1,000-year-old Ganesha idol atop Dholkal mountain
1,000-year-old Ganesha idol atop Dholkal mountain in Chattisgarh.Twitter

A prominent US-based Hindu organisation is pressing retail giant Walmart to withdraw the controversial Lord Ganesha-themed toe ring and apologise.

Rajan Zed, president of Universal Society of Hinduism, said the 'Ganesh toe ring', being sold on Walmart.com, is highly inappropriate and hurts the sentiments of Hindus across the world.

Lord Ganesha is highly revered in Hinduism and is worshipped in temples or home shrines and not to adorn one's toe, Zed said in a statement.

Inappropriate usage of Hindu deities or concepts or symbols for commercial or other agenda is not okay as it hurts the devotees, he added in a statement released in Nevada.

He asked Walmart CEO Doug McMillon to offer a formal apology as well. He reminded the corporation that this is not the first time Walmart has offered products deemed offensive by Hindus.

The "Ganesh Toe Ring", described as .925 Sterling Silver, was selling at Walmart.com for $8.99. "Shri Ganesha Belly Button Ring" is being sold at $14.99 and was available in Gold and Silver colours.

Earlier last year, the Hindu organisation had taken retailer Amazon to task for selling leggings carrying images of Hindu deity Lord Hanuman. "Hanuman the Great" Women's Leggings were sold at Amazon.com for $48.00 - $58.00 were described as the "ultimate fashion statement to express your style."

Also last year, Amazon was forced to withdraw lord Ganesha-themed ladies underwear. The "Women's Ganesh Ganesa Ganapati 4 White Hipsters" had been advertised as "Sexy Fashion Hipsters."

Lamb-eating Ganesha 

In September 2017, India lodged a diplomatic protest with Australia after an advertisement depicting Lord Ganesha eating a lamb was aired in the country. The television advertisement, made by a meat industry lobby group, showed religious figures like Jesus, Buddha, Ganesha, Moses, Zeus and Scientology founder L. Ron Hubbard talking and eating at a table. The ad also makes a reference to Prophet Muhammed saying that he "cannot make it" to the feast.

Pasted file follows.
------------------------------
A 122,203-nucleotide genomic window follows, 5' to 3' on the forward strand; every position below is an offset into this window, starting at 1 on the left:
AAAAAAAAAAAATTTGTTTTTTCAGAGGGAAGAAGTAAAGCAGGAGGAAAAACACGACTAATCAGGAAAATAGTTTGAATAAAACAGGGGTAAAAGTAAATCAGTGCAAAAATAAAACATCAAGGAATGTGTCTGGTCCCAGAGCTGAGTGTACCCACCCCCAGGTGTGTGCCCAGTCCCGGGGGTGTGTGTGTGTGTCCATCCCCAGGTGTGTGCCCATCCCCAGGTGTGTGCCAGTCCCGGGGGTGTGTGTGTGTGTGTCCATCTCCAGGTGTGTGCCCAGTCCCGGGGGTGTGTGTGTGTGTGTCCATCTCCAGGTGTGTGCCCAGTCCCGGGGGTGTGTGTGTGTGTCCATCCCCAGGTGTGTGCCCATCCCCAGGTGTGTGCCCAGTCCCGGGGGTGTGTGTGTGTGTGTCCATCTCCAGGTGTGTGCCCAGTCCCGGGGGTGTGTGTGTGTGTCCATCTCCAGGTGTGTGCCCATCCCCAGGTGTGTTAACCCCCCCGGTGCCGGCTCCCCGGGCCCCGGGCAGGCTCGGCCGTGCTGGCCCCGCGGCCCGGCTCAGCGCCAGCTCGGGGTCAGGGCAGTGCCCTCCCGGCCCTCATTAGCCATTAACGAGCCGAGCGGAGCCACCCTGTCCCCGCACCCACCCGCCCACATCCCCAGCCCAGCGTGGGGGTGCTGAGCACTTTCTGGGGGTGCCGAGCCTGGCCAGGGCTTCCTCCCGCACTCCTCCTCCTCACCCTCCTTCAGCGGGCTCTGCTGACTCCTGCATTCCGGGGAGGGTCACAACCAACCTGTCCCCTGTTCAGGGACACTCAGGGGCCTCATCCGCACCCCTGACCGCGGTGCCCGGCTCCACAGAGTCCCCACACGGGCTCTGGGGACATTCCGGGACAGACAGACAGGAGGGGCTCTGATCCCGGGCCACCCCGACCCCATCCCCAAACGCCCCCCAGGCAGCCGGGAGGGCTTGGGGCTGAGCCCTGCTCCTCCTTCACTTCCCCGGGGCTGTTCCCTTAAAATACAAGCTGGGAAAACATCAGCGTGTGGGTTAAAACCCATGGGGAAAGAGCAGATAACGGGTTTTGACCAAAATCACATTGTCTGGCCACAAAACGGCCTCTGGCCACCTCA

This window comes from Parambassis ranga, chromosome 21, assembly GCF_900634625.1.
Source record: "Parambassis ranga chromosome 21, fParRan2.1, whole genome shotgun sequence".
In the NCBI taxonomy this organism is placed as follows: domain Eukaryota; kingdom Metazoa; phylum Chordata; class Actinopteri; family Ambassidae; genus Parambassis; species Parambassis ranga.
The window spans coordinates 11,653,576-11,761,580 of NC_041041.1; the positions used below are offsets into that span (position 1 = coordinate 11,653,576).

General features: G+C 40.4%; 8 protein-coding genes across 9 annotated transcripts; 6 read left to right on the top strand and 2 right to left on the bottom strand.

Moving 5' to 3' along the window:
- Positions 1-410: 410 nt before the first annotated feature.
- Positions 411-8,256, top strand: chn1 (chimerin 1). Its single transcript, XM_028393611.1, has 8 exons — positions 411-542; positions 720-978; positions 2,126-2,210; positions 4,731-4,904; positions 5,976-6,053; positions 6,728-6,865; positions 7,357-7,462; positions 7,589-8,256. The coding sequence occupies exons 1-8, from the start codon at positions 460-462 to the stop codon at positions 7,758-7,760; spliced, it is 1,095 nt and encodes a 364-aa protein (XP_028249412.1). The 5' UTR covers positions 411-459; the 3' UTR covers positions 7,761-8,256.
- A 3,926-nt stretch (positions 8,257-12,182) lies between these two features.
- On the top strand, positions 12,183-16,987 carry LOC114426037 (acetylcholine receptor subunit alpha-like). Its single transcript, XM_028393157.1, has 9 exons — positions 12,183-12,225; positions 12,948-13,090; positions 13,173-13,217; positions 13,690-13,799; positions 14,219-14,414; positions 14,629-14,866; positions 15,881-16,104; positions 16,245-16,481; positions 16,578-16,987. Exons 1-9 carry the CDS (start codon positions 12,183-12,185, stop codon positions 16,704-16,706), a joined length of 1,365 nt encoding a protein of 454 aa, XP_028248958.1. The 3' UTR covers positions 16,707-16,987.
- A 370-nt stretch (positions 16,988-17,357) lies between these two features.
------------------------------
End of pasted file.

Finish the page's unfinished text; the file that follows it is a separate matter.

In 2016, Fortune Magazine apologised after its cover page depicted Amazon CEO Jeff Bezos as Lord Vishnu. "The cover of Fortune's January 2016 international edition featured an illustration of Amazon CEO Jeff Bezos as a Hindu deity ... Neither the artist nor the editors of Fortune had any intention of parodying a particular deity or of offending members of the Hindu faith. It is clear that we erred and for that, we apologize," Fortune said in a statement.

Deities on liquor bottles  

In 2014, Rajan Zed and his organisation had also launched a complaint against Urban Outfitters after it put on sale 'Lord Ganesha socks' and as well as a duvet cover featuring the elephant-headed Hindu deity. Urban Outfitters had also sold in the past other Ganesha-themed items such as tank tops, pillows and wall tapestry.

Zed had also recently raised objections against the Springfield Brewing Company for using Lord Ganesha's image on its Bombay Brown IPA beer. Italian brewer Birrificio Pontino had also waded into controversy after it labelled its product 'Sons of Shiva'.

"It was deeply trivializing of immensely venerated Hindu deity Lord Ganesha to be portrayed on a beer label sporting a wine/beer glass in one hand," Zed had said.